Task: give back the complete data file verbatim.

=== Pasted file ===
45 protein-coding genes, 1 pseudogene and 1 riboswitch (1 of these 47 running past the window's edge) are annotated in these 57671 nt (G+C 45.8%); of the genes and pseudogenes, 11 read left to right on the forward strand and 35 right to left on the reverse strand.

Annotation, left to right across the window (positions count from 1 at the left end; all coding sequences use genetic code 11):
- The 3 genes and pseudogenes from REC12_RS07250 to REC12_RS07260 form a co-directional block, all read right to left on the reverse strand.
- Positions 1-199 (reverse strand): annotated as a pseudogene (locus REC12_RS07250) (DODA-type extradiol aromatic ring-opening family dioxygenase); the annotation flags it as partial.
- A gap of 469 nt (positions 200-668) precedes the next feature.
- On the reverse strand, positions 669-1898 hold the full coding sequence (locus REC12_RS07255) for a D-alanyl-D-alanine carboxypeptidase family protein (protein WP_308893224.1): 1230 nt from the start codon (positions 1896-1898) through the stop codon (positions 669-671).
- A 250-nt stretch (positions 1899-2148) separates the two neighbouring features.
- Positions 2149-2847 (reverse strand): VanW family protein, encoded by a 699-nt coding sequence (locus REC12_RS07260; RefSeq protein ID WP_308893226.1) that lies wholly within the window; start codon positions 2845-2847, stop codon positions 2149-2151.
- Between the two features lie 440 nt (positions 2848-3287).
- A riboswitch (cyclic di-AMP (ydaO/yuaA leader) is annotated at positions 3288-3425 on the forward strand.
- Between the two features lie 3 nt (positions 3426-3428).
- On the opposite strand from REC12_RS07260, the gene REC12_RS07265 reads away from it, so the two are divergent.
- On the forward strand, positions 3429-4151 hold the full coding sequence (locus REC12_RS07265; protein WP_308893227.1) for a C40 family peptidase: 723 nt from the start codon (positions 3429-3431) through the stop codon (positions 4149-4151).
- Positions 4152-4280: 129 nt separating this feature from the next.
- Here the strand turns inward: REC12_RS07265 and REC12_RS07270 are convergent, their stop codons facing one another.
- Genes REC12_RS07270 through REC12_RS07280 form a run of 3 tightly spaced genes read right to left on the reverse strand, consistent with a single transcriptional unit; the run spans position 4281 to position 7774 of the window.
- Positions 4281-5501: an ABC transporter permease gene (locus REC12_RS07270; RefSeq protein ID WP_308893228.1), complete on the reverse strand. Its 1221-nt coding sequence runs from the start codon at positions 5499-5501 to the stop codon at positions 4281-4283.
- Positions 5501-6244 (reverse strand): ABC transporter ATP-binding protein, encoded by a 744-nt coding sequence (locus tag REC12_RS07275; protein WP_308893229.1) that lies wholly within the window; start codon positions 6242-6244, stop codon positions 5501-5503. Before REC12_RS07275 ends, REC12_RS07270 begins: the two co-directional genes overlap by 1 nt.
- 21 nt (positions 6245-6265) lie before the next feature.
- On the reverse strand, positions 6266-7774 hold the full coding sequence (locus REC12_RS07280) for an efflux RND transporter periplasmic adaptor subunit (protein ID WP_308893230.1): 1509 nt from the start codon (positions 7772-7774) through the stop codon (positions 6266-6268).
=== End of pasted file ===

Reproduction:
45 protein-coding genes, 1 pseudogene and 1 riboswitch (1 of these 47 running past the window's edge) are annotated in these 57671 nt (G+C 45.8%); of the genes and pseudogenes, 11 read left to right on the forward strand and 35 right to left on the reverse strand.

Annotation, left to right across the window (positions count from 1 at the left end; all coding sequences use genetic code 11):
- The 3 genes and pseudogenes from REC12_RS07250 to REC12_RS07260 form a co-directional block, all read right to left on the reverse strand.
- Positions 1-199 (reverse strand): annotated as a pseudogene (locus REC12_RS07250) (DODA-type extradiol aromatic ring-opening family dioxygenase); the annotation flags it as partial.
- A gap of 469 nt (positions 200-668) precedes the next feature.
- On the reverse strand, positions 669-1898 hold the full coding sequence (locus REC12_RS07255) for a D-alanyl-D-alanine carboxypeptidase family protein (protein WP_308893224.1): 1230 nt from the start codon (positions 1896-1898) through the stop codon (positions 669-671).
- A 250-nt stretch (positions 1899-2148) separates the two neighbouring features.
- Positions 2149-2847 (reverse strand): VanW family protein, encoded by a 699-nt coding sequence (locus REC12_RS07260; RefSeq protein ID WP_308893226.1) that lies wholly within the window; start codon positions 2845-2847, stop codon positions 2149-2151.
- Between the two features lie 440 nt (positions 2848-3287).
- A riboswitch (cyclic di-AMP (ydaO/yuaA leader) is annotated at positions 3288-3425 on the forward strand.
- Between the two features lie 3 nt (positions 3426-3428).
- On the opposite strand from REC12_RS07260, the gene REC12_RS07265 reads away from it, so the two are divergent.
- On the forward strand, positions 3429-4151 hold the full coding sequence (locus REC12_RS07265; protein WP_308893227.1) for a C40 family peptidase: 723 nt from the start codon (positions 3429-3431) through the stop codon (positions 4149-4151).
- Positions 4152-4280: 129 nt separating this feature from the next.
- Here the strand turns inward: REC12_RS07265 and REC12_RS07270 are convergent, their stop codons facing one another.
- Genes REC12_RS07270 through REC12_RS07280 form a run of 3 tightly spaced genes read right to left on the reverse strand, consistent with a single transcriptional unit; the run spans position 4281 to position 7774 of the window.
- Positions 4281-5501: an ABC transporter permease gene (locus REC12_RS07270; RefSeq protein ID WP_308893228.1), complete on the reverse strand. Its 1221-nt coding sequence runs from the start codon at positions 5499-5501 to the stop codon at positions 4281-4283.
- Positions 5501-6244 (reverse strand): ABC transporter ATP-binding protein, encoded by a 744-nt coding sequence (locus tag REC12_RS07275; protein WP_308893229.1) that lies wholly within the window; start codon positions 6242-6244, stop codon positions 5501-5503. Before REC12_RS07275 ends, REC12_RS07270 begins: the two co-directional genes overlap by 1 nt.
- 21 nt (positions 6245-6265) lie before the next feature.
- On the reverse strand, positions 6266-7774 hold the full coding sequence (locus REC12_RS07280) for an efflux RND transporter periplasmic adaptor subunit (protein ID WP_308893230.1): 1509 nt from the start codon (positions 7772-7774) through the stop codon (positions 6266-6268).